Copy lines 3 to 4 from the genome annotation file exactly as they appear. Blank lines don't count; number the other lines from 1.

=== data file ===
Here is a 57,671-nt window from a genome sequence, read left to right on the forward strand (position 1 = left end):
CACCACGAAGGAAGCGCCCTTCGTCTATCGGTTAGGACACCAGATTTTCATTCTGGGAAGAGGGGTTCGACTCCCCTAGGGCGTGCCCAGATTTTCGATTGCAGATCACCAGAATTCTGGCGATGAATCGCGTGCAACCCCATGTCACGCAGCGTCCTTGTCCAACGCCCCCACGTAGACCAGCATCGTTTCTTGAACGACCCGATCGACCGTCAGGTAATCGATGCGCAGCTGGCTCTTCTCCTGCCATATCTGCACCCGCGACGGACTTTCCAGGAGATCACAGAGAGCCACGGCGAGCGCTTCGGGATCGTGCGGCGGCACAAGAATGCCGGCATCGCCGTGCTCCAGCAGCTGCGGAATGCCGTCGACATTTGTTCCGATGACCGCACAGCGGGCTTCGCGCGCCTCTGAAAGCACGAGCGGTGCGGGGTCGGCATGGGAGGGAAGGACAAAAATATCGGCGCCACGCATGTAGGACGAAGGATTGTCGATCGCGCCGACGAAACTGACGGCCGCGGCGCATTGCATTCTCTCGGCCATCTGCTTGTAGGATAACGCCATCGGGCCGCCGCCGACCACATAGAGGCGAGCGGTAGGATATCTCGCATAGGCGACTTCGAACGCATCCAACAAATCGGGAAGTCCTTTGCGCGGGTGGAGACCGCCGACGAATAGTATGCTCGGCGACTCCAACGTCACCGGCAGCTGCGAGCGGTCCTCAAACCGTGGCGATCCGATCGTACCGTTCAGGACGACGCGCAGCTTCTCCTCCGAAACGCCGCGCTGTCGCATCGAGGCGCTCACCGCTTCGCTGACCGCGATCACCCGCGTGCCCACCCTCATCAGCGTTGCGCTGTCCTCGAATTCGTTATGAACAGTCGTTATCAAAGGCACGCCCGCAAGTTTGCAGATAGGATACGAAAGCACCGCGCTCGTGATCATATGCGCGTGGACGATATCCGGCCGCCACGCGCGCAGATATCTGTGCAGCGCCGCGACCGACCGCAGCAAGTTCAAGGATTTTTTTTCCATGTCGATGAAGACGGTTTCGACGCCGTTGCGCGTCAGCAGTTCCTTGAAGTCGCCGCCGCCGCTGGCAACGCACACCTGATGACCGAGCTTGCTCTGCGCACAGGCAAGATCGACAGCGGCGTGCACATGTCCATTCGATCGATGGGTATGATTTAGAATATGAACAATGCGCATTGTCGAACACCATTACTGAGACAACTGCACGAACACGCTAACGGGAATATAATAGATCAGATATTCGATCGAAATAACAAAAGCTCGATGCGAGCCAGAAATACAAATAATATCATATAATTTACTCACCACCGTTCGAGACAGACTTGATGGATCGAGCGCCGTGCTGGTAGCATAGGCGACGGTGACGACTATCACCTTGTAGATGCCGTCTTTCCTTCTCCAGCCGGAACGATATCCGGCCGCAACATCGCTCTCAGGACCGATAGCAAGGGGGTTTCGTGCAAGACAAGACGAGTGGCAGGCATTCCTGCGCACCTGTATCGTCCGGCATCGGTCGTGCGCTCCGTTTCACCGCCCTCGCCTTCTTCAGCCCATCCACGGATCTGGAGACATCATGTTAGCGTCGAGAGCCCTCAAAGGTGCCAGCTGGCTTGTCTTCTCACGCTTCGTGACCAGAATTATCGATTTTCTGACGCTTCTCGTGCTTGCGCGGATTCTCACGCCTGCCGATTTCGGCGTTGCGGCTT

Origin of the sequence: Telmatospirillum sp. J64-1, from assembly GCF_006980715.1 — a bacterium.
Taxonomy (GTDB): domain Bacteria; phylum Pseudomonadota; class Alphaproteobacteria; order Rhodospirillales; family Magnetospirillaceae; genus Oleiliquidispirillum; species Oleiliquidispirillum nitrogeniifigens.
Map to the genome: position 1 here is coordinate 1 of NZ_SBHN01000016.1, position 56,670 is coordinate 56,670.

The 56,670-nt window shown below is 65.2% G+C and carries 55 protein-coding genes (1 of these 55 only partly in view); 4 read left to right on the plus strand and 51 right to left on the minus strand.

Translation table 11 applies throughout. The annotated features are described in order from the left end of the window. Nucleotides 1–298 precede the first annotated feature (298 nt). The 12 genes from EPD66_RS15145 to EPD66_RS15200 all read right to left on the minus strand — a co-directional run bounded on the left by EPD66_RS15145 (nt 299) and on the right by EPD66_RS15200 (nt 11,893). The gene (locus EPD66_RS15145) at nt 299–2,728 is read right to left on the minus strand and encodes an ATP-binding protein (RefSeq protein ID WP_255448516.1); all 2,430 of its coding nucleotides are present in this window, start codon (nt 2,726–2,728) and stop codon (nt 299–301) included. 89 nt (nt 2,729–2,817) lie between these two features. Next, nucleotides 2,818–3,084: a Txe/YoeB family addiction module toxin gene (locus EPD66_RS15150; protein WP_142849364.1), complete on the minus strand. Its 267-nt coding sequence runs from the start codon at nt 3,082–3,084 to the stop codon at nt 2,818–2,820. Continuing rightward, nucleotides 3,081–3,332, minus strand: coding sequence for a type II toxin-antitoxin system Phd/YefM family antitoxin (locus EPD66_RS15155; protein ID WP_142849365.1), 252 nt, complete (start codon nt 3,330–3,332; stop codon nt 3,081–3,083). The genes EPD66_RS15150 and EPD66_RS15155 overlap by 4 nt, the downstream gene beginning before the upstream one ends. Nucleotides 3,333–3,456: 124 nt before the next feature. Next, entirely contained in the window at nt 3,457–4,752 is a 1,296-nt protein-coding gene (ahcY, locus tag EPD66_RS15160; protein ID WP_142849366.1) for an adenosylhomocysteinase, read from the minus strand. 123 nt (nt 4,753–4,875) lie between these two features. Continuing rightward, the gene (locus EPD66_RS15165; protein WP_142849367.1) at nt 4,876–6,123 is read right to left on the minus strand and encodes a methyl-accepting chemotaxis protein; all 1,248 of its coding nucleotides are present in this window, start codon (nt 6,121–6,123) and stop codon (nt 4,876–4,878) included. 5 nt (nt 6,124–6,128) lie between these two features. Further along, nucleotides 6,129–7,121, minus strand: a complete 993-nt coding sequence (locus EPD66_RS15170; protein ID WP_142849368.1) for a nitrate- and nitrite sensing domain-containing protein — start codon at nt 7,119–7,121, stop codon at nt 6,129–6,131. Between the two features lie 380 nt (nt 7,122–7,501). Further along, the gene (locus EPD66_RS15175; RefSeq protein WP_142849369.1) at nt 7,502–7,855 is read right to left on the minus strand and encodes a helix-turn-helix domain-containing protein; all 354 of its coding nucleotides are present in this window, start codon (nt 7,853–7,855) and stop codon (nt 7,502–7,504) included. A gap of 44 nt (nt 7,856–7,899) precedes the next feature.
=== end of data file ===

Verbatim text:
Origin of the sequence: Telmatospirillum sp. J64-1, from assembly GCF_006980715.1 — a bacterium.
Taxonomy (GTDB): domain Bacteria; phylum Pseudomonadota; class Alphaproteobacteria; order Rhodospirillales; family Magnetospirillaceae; genus Oleiliquidispirillum; species Oleiliquidispirillum nitrogeniifigens.